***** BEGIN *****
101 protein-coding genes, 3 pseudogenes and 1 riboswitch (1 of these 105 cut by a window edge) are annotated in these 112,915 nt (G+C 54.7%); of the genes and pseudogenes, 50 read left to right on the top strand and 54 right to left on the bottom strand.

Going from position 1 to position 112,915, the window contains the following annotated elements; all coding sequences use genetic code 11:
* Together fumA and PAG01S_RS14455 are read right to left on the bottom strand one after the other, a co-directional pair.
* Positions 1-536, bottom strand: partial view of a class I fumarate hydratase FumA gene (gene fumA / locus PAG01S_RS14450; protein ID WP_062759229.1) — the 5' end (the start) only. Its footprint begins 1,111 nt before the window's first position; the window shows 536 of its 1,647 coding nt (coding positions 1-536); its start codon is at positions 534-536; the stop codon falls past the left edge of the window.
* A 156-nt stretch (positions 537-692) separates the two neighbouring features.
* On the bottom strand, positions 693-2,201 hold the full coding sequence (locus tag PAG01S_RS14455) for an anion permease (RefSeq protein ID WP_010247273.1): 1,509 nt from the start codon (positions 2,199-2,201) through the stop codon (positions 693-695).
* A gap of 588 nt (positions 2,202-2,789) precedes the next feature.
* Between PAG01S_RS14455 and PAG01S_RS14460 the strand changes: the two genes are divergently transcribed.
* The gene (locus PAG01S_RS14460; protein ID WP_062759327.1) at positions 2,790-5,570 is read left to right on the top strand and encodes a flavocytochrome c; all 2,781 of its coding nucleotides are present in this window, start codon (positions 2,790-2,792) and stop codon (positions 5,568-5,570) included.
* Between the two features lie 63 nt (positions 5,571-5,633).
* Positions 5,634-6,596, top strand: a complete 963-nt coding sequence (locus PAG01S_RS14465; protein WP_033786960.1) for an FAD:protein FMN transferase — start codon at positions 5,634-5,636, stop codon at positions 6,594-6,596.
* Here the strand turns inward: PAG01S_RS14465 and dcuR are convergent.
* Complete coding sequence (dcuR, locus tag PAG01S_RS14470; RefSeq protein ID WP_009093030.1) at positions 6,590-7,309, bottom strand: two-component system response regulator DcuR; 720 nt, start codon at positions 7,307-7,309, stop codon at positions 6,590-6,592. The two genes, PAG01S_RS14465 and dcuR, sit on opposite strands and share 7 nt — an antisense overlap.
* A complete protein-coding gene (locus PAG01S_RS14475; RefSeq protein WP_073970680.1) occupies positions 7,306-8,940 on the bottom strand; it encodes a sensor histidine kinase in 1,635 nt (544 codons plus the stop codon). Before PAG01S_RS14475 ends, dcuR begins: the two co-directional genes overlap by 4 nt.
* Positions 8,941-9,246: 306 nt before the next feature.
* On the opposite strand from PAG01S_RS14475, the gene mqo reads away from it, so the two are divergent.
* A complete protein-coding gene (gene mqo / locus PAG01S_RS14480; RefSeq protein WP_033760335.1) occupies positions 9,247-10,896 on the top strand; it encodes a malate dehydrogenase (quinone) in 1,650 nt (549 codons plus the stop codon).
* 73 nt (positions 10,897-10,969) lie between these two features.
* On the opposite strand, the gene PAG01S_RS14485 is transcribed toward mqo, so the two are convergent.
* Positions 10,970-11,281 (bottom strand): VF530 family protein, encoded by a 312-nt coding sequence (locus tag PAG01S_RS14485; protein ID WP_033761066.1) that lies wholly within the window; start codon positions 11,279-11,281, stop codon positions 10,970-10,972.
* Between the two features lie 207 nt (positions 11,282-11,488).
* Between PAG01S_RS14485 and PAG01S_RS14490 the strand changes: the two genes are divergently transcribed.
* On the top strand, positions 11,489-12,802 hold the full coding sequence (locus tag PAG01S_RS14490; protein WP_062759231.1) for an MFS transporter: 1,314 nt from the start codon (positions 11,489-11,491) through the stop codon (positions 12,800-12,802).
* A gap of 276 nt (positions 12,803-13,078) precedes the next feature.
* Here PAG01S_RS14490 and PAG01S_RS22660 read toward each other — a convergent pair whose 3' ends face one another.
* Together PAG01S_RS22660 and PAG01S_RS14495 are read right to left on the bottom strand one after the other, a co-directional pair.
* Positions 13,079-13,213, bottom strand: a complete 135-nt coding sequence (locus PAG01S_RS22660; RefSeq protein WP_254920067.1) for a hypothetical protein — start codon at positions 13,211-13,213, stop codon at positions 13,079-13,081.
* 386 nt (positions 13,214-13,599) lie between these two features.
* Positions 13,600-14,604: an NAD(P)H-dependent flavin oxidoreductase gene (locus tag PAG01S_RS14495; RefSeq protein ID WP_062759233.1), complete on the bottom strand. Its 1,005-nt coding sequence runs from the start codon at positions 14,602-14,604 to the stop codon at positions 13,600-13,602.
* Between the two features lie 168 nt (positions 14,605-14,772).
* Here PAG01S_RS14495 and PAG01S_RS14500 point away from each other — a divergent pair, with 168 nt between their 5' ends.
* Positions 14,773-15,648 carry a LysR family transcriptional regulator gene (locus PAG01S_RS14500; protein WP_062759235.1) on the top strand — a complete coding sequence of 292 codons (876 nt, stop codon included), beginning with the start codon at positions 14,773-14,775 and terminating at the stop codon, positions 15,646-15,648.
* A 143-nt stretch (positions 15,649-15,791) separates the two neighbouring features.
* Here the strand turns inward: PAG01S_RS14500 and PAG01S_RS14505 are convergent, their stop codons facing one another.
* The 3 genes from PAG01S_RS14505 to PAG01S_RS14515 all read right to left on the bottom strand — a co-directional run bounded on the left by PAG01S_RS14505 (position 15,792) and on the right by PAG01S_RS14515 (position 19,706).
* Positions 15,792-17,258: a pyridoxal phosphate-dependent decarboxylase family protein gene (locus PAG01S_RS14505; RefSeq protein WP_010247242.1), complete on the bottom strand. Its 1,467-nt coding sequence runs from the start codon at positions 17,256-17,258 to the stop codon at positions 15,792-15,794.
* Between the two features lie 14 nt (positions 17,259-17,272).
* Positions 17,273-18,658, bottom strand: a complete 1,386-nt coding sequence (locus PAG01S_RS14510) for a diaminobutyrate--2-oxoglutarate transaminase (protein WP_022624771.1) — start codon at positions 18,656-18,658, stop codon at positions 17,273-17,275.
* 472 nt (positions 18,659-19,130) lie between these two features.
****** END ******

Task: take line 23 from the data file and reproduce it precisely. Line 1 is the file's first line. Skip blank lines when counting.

* On the top strand, positions 11,489-12,802 hold the full coding sequence (locus tag PAG01S_RS14490; protein WP_062759231.1) for an MFS transporter: 1,314 nt from the start codon (positions 11,489-11,491) through the stop codon (positions 12,800-12,802).